- ABV = 4.6 – 6.0% (Normal)^
- IBU = 18-25
- SRM = 2-6
A gold Pilsner-style lager that’s well-balanced and without strong flavours.
Less hop character and bitterness than German Pils. Less body, malt flavour, and hop character than Czech Premium Pale Lager. More robust versions can approach Munich Helles in flavour, although with more of an adjunct quality. Generally more bitter and filling than American Lager.
- Colour^ = Straw to gold
- Clarity = Very clear
Key Aromas & Flavours:
- Malt = Low; grainy or slightly corny-sweet
- Yeast = None to low; a light apple fruitiness is possible, otherwise a clean fermentation profile is expected
- Hops = Low to moderate; spicy or floral
- Malt = Low to moderate; ranges from grainy-neutral, to bready-crackery, to corny or malty sweetness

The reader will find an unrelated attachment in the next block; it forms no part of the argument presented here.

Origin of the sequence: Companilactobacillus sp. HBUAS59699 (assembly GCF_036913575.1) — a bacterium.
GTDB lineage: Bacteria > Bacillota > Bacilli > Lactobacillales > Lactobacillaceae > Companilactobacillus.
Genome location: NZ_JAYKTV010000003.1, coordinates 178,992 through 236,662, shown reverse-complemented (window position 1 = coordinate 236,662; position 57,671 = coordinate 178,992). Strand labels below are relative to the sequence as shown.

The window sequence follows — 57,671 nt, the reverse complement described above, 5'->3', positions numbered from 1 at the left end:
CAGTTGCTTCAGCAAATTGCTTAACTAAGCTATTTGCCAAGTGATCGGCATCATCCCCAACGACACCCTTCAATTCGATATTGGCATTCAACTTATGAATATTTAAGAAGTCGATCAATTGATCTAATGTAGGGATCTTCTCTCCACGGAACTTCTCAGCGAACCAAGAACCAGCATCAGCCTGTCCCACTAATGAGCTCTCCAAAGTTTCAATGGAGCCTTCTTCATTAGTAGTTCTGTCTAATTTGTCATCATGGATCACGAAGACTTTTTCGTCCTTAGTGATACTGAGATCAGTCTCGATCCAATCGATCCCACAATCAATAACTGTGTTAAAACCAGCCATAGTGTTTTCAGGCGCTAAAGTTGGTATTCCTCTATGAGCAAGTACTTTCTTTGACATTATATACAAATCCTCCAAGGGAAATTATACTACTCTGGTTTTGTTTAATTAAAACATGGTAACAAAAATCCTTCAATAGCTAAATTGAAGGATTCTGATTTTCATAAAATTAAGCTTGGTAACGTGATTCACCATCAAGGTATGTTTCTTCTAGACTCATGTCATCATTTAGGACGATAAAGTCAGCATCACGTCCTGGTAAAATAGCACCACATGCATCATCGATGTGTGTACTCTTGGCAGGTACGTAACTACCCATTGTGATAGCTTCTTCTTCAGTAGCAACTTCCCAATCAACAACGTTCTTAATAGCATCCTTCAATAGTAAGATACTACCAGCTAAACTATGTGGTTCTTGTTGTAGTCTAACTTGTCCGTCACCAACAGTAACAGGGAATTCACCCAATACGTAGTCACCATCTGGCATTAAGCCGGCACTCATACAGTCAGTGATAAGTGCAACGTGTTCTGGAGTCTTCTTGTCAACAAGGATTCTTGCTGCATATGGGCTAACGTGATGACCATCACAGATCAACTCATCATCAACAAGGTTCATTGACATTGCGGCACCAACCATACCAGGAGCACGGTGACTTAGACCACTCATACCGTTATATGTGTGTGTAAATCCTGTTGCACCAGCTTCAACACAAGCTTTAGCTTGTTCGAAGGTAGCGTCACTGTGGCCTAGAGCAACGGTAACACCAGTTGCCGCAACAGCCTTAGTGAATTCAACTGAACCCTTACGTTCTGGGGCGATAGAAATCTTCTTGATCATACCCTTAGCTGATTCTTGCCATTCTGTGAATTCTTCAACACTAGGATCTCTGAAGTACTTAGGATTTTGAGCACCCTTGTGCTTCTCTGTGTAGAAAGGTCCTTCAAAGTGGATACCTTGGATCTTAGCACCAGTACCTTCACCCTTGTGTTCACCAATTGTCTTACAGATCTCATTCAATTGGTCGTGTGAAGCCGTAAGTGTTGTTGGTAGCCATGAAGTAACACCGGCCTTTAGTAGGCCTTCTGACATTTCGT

- Yeast = None (clean)
- Hops = None to moderate; floral, spicy, or herbal, if present
- Perceived Bitterness^ = Moderate
- Balance = Relatively even; may range from slightly malty to slightly bitter
Crisp, dry finish
- Body = Light to medium
- Carbonation = High, can have a slight carbonic bite
- Malt = Two- or six-row malt
- Yeast = Clean lager yeast
- Hops = Any hop varietals, low level
- Other = (Optional: rice, corn, or sugar as adjuncts)
In the United States, developed as a premium version of the American Lager, with a similar history. Outside the United States, developed either as an imitation of American-style lagers, or as a more accessible (and often drier and less bitter) version of the German Pils or Czech Pilsner. Often heavily marketed and exported by large industrial or multi-national breweries.
Tends to have fewer adjuncts than American Lager or American Light Lager. They may be all-malt, although strong flavours are still a fault.
Asahi Super Dry, Birra Moretti, Heineken
^Sourced from the Cicerone Certification Program’s International Certified Beer Server Syllabus.
All other information is sourced from the BJCP 2015 Style Guidelines.